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New Years Eve in Las Vegas with 8 News NOW

A military veteran’s act of service and struggle

Local News

SALT LAKE CITY, Utah (ABC4 News) – Sitting in a lawn chair in the middle of a grassy area of Salt Lake City, underneath a tree whose leaves have changed from green to gold, and are barely hanging on, Tisha Olsen shares her story.

“This is in memory of my father when he passed away. This is my bulldog. It says ‘born to raise hell, USMC.’ My father had the exact same thing on his arm,” Olsen said, proudly showing off her tattoos. “That one is Marines and Semper Fidelis. It means always faithful because we always will be.”

Olsen spent 22 years in the Marine Corps. The veteran always knew she was going to be a ‘devil dog.’

“I wanted to be a Marine since about the age of 12. My father was a Marine, his father, so on and so forth.”

“Being in the Marine Corps was an awesome experience! I loved every minute of it!”

It wasn’t always ‘such an awesome’ experience.

Olsen identifies as a woman, which is something she couldn’t do while a Marine. She served during the ‘don’t ask don’t tell’ era.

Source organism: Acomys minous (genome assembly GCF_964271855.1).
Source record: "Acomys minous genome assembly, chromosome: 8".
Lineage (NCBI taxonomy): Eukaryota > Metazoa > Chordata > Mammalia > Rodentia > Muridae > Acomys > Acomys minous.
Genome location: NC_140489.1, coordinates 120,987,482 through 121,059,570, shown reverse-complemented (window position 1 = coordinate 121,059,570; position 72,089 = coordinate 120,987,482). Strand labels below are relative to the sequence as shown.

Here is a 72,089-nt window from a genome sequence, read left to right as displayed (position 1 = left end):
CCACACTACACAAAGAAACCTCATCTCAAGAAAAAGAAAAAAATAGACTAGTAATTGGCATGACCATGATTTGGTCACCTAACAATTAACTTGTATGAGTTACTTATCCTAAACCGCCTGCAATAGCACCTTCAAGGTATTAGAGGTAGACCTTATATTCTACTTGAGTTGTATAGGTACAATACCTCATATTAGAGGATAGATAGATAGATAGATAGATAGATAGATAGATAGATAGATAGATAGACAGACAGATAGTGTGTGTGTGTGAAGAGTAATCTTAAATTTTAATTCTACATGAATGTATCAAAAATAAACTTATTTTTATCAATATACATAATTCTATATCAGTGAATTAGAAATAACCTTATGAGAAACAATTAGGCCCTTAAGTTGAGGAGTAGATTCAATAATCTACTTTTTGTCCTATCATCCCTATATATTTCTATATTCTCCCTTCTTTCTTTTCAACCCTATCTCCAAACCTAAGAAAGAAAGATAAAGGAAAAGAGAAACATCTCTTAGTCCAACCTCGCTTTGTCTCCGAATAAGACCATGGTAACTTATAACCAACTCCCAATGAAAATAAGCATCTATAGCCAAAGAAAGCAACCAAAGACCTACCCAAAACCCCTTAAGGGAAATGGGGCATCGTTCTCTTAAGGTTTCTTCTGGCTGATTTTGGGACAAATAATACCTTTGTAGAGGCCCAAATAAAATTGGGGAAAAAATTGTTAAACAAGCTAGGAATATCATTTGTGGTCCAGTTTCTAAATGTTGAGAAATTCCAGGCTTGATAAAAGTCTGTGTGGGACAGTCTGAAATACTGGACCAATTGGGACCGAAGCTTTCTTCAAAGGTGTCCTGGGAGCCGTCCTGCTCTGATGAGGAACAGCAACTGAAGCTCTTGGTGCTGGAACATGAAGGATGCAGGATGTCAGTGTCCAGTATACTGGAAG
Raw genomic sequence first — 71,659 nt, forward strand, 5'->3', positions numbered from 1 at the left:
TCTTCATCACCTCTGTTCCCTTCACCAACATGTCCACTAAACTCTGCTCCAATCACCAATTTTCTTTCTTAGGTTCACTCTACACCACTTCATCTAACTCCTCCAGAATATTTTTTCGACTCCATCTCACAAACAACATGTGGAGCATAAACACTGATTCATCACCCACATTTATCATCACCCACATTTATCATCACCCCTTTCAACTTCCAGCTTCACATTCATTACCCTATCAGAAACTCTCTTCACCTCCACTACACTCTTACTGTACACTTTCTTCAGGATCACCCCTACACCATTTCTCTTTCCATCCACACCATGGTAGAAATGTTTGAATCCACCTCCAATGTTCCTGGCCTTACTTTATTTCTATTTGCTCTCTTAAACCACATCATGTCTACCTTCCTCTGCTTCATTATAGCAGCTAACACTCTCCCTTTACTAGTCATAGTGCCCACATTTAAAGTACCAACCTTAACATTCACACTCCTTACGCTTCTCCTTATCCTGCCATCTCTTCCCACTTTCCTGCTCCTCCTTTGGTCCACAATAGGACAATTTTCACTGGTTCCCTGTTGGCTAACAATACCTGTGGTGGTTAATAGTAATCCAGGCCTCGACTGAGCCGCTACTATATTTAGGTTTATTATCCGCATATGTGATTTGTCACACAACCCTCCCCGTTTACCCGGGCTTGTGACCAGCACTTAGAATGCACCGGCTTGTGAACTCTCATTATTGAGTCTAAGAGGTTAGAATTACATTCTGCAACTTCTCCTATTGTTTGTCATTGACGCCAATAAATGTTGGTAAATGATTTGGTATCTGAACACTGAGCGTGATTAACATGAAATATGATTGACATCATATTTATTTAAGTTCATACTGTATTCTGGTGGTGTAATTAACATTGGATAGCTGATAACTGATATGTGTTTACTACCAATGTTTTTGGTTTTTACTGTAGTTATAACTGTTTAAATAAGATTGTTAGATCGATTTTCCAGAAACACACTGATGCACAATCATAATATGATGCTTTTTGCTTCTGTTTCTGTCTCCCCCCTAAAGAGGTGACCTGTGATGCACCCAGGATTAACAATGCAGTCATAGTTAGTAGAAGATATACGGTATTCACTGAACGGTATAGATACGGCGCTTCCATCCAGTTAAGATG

“The more I kept having to hide myself, the more I kept having to live in my mask, I guess, the more angry, the more mean, the more vengeful I got,” she said.

“I requested any suicide mission there was. If I died a glorious death in battle, I will go to Valhalla. I will feast with my ancestors and my dirty little secret is safe.”

According to TransEquality.org, more than 134,000 American veterans are transgender, and over 15,000 trans people are serving in the military today.

Earlier this year, the Trump administration prohibited transgender troops in the military — a reversal of an Obama era rule.

“That’s their biggest thing, is, we need to have a strong, mighty military that are focused on their mission. Ok! This isn’t going to change that,” Olsen said, in regards to having transgender people in the military. “The job that I did, I’d like to see some of these people who are sitting in congress’ seats right now, try to do my job,” she added.

“Everybody has their opinion, but just remember, I was willing to give my life for you to have your opinion. I’m not saying you have to accept me. I’m not saying you have to agree with me. But why hate me? Why hate me when I was willing to give my life for you?”

Olsen, now a Certified Peer Support Specialist at Odyssey House, a treatment center in Salt Lake, says she shares her story of service and struggle to help spark a change.

“Hopefully with me saying something, I’m going to help that Marine that does want to wear heels fire a .50 caliber sniper rifle.”

If you are a veteran or active in the military and need help, click here.

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